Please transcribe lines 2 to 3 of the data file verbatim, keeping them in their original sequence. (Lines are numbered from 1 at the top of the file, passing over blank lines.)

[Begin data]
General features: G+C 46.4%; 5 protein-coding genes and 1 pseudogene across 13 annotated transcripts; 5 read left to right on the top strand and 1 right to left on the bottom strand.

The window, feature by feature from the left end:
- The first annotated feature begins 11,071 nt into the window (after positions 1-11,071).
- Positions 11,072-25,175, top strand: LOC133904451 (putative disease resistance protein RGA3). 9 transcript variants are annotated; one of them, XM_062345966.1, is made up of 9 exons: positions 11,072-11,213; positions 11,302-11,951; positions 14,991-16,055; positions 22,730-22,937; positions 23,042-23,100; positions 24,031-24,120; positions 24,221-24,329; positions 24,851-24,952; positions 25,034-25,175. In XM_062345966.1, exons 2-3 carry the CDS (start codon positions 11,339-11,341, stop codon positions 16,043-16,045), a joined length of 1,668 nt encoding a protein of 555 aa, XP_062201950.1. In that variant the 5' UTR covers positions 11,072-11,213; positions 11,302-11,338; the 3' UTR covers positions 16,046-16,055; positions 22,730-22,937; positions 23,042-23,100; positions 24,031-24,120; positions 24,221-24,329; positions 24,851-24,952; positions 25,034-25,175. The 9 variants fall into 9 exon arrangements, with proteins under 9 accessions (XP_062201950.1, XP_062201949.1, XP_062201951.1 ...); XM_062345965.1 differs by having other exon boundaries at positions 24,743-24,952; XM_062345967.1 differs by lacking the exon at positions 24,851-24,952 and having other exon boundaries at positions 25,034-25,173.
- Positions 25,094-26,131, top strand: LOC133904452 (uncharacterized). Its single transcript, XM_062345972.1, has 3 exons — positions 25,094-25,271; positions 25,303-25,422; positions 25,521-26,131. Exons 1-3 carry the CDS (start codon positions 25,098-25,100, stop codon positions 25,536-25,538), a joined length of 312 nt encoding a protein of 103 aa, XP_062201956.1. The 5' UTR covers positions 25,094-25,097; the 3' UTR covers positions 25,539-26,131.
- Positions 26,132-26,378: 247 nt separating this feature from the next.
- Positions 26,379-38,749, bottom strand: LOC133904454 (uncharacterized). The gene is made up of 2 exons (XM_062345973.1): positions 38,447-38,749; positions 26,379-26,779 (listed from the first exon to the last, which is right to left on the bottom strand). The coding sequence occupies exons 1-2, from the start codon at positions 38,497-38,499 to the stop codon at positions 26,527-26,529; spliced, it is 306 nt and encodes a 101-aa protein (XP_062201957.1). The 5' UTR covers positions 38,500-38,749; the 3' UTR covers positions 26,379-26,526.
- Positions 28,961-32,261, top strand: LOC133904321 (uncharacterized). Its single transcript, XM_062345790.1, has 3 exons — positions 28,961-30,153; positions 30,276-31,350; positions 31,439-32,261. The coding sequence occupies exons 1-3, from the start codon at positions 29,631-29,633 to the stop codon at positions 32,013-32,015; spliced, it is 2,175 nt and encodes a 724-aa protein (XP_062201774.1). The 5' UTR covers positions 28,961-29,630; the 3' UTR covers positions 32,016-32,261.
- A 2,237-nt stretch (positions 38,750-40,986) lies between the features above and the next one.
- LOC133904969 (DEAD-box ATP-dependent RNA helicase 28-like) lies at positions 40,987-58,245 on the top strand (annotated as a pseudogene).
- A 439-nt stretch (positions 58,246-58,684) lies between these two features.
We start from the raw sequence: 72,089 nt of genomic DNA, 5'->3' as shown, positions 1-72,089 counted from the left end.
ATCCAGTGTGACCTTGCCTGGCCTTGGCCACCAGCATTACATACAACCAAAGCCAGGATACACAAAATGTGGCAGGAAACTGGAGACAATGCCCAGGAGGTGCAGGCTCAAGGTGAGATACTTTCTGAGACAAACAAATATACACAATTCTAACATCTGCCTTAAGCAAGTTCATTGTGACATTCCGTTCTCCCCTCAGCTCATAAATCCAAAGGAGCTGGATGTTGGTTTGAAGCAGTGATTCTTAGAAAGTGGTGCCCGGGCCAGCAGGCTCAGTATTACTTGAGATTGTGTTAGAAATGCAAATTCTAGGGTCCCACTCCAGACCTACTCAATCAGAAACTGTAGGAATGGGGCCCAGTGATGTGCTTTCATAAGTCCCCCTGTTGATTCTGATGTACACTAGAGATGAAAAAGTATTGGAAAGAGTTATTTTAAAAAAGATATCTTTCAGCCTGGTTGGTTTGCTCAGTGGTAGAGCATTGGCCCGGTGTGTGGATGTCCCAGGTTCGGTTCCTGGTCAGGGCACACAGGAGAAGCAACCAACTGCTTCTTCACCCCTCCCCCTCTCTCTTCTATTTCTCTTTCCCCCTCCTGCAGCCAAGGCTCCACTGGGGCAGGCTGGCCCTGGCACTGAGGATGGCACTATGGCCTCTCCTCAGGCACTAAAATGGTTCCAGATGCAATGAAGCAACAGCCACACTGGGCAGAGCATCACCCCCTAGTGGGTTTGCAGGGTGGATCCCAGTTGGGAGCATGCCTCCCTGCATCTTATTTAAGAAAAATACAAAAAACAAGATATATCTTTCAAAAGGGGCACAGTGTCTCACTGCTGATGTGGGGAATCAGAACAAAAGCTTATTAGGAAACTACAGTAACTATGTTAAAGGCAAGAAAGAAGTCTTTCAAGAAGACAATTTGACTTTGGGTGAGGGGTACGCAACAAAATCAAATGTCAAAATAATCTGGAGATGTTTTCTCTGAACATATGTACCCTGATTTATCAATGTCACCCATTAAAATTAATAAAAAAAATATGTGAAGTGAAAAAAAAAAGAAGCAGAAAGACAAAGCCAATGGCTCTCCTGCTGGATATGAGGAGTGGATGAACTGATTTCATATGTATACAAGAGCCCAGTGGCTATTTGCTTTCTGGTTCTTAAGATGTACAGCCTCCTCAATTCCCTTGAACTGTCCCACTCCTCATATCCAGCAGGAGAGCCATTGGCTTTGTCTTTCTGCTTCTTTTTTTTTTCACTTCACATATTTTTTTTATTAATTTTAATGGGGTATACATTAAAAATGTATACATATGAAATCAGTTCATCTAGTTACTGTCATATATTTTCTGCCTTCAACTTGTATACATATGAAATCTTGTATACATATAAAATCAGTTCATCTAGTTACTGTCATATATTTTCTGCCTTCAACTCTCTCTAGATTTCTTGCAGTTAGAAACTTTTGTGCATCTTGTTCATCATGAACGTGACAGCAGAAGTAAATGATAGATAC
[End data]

The window, feature by feature from the left end:
- The first annotated feature begins 11,071 nt into the window (after positions 1-11,071).